The Xbox and the PlayStation have been rivals since the early days of gaming. We’ve been torn into two factions, with loyalists and rebels on each side. Each new iteration of the two gaming consoles tore us apart even further and choosing one over the other was nothing short of torture for gaming addicts like us.
Just look at both of them!
Image courtesy of The Big Bang Theory, CBS.
But the Universe has seen us in agony, and moved by our pain, it may be conspiring to deliver happy tidings our way.
Microsoft announced on Monday that, for the first time ever, the Xbox Live will support cross-network gameplay!!
In human-speak, that means people using Xbox Live will be able to play online with gamers using a different system, for example, a Sony PlayStation 4. So you, sitting at your home with a Xbox One, can play with (or against) your friend who’s sitting at his home with a PS4.
More importantly for us, Microsoft has promised the support will extend to Apple devices. And that includes not just the Mac, but also compatible iOS and tvOS devices!!
Image courtesy of MacRumors.
The announcement was made by the Program Director for [email protected], Chris Charla, while announcing native support for cross-platform play between Xbox One and Windows 10.
“Of course, it’s up to game developers to support this feature, and Xbox Live players will always have the option of choosing to play only with other Xbox Live players,” Charla clarified.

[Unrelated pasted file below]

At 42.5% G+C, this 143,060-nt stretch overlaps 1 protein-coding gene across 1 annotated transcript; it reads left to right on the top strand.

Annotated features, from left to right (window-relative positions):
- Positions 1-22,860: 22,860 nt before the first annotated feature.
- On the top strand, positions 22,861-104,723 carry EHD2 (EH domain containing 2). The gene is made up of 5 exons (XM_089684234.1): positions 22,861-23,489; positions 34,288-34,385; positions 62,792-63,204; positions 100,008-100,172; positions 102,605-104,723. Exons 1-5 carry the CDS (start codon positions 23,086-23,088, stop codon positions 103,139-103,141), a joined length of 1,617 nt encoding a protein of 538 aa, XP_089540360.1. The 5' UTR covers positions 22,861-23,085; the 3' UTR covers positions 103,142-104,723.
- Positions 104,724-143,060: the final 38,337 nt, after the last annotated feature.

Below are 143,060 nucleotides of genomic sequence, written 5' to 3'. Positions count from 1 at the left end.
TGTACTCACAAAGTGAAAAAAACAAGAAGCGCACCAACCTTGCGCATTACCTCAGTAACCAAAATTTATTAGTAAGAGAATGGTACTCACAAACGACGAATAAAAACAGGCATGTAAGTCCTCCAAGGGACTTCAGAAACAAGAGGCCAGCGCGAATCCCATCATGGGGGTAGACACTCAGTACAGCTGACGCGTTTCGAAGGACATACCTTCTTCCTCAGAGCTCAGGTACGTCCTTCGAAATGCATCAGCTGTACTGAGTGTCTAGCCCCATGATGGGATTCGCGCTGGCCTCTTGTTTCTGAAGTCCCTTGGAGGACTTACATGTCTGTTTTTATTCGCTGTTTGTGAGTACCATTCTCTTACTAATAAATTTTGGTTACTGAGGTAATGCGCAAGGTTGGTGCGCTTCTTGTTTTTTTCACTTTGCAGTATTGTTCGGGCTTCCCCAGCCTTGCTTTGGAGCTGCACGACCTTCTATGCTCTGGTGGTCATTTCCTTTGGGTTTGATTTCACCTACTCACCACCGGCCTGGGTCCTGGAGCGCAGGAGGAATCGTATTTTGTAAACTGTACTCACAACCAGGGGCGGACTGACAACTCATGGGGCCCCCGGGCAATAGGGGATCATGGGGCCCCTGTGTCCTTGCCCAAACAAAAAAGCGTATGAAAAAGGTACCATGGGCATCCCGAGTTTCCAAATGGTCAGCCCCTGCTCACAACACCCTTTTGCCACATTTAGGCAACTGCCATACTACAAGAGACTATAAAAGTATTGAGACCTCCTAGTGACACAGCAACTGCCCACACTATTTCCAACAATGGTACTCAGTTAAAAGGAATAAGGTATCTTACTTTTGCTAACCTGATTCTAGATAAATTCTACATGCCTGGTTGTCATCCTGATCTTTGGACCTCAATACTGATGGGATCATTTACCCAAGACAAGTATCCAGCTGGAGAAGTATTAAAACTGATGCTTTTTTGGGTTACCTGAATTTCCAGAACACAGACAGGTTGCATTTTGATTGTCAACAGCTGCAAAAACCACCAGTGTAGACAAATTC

As an example of the new feature, Microsoft revealed that a cross-platform compatible version is already under making at Psyonix. “Rocket League” will be one of the first games to hit the market with this capability.
A screenshot of Rocket League.
Unlike Microsoft or Sony, Apple relies on game makers to host their own multiplayer networks. This means, they not only have to create a different version of their game, they also need to build an entire apparatus from the ground up to support multiplayer gaming.
So,while we welcome the possibility of cross-network gameplay, it’s safe to assume that the first games to benefit from it would be buggy and frustrating. Barring that, these are very early days and full cross-platform compatibility will take months, if not years, to be even satisfyingly workable. These platforms vary in great degree from one another, and to make the gameplay smooth and seamless, hundreds of thousands of code lines will have to be written, re-written, and re-written.
Still, these are exciting times and the road ahead looks promising. Microsoft and Sony have always tried their best to maintain the aloofness of their respective ecosystems, much like Apple does with its products and services. To see Microsoft take the first step towards supporting other platforms makes us cheerful and very hopeful. Here’s to a revolution in the gaming industry and great times ahead!